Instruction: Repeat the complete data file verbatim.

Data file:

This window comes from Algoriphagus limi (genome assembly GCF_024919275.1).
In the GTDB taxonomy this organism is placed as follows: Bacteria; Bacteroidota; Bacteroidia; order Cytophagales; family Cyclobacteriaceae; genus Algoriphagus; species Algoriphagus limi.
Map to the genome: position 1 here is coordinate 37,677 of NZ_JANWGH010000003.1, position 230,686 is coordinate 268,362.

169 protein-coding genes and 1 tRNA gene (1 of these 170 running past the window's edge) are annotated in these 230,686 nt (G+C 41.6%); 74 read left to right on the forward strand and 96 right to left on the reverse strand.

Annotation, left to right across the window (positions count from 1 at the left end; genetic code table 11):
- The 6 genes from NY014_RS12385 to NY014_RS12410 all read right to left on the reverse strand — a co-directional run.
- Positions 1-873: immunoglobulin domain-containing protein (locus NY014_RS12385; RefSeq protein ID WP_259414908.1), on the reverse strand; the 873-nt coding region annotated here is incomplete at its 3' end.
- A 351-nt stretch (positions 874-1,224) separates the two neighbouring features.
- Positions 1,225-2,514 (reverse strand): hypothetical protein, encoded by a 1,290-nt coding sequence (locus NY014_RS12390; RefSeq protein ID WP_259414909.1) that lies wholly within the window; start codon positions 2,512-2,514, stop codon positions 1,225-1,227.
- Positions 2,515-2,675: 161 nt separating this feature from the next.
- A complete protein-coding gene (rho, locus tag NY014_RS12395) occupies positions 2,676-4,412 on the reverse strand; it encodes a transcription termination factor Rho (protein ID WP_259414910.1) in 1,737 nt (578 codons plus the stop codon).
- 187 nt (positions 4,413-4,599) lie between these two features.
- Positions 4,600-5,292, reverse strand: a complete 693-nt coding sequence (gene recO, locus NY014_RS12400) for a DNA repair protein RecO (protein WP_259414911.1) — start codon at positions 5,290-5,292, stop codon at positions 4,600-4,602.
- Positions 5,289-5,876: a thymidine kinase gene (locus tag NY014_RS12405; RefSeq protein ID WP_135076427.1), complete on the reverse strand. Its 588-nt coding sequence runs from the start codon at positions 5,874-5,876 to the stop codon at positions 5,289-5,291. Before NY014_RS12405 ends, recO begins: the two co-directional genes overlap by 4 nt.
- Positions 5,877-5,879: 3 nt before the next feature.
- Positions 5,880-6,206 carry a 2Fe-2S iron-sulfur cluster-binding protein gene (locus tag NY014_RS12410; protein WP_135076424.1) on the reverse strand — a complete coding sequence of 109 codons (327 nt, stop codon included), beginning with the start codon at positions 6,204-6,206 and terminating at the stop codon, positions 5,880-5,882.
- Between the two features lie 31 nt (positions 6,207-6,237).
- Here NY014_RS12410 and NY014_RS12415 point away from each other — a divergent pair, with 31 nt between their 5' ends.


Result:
This window comes from Algoriphagus limi (genome assembly GCF_024919275.1).
In the GTDB taxonomy this organism is placed as follows: Bacteria; Bacteroidota; Bacteroidia; order Cytophagales; family Cyclobacteriaceae; genus Algoriphagus; species Algoriphagus limi.
Map to the genome: position 1 here is coordinate 37,677 of NZ_JANWGH010000003.1, position 230,686 is coordinate 268,362.

169 protein-coding genes and 1 tRNA gene (1 of these 170 running past the window's edge) are annotated in these 230,686 nt (G+C 41.6%); 74 read left to right on the forward strand and 96 right to left on the reverse strand.

Annotation, left to right across the window (positions count from 1 at the left end; genetic code table 11):
- The 6 genes from NY014_RS12385 to NY014_RS12410 all read right to left on the reverse strand — a co-directional run.
- Positions 1-873: immunoglobulin domain-containing protein (locus NY014_RS12385; RefSeq protein ID WP_259414908.1), on the reverse strand; the 873-nt coding region annotated here is incomplete at its 3' end.
- A 351-nt stretch (positions 874-1,224) separates the two neighbouring features.
- Positions 1,225-2,514 (reverse strand): hypothetical protein, encoded by a 1,290-nt coding sequence (locus NY014_RS12390; RefSeq protein ID WP_259414909.1) that lies wholly within the window; start codon positions 2,512-2,514, stop codon positions 1,225-1,227.
- Positions 2,515-2,675: 161 nt separating this feature from the next.
- A complete protein-coding gene (rho, locus tag NY014_RS12395) occupies positions 2,676-4,412 on the reverse strand; it encodes a transcription termination factor Rho (protein ID WP_259414910.1) in 1,737 nt (578 codons plus the stop codon).
- 187 nt (positions 4,413-4,599) lie between these two features.
- Positions 4,600-5,292, reverse strand: a complete 693-nt coding sequence (gene recO, locus NY014_RS12400) for a DNA repair protein RecO (protein WP_259414911.1) — start codon at positions 5,290-5,292, stop codon at positions 4,600-4,602.
- Positions 5,289-5,876: a thymidine kinase gene (locus tag NY014_RS12405; RefSeq protein ID WP_135076427.1), complete on the reverse strand. Its 588-nt coding sequence runs from the start codon at positions 5,874-5,876 to the stop codon at positions 5,289-5,291. Before NY014_RS12405 ends, recO begins: the two co-directional genes overlap by 4 nt.
- Positions 5,877-5,879: 3 nt before the next feature.
- Positions 5,880-6,206 carry a 2Fe-2S iron-sulfur cluster-binding protein gene (locus tag NY014_RS12410; protein WP_135076424.1) on the reverse strand — a complete coding sequence of 109 codons (327 nt, stop codon included), beginning with the start codon at positions 6,204-6,206 and terminating at the stop codon, positions 5,880-5,882.
- Between the two features lie 31 nt (positions 6,207-6,237).
- Here NY014_RS12410 and NY014_RS12415 point away from each other — a divergent pair, with 31 nt between their 5' ends.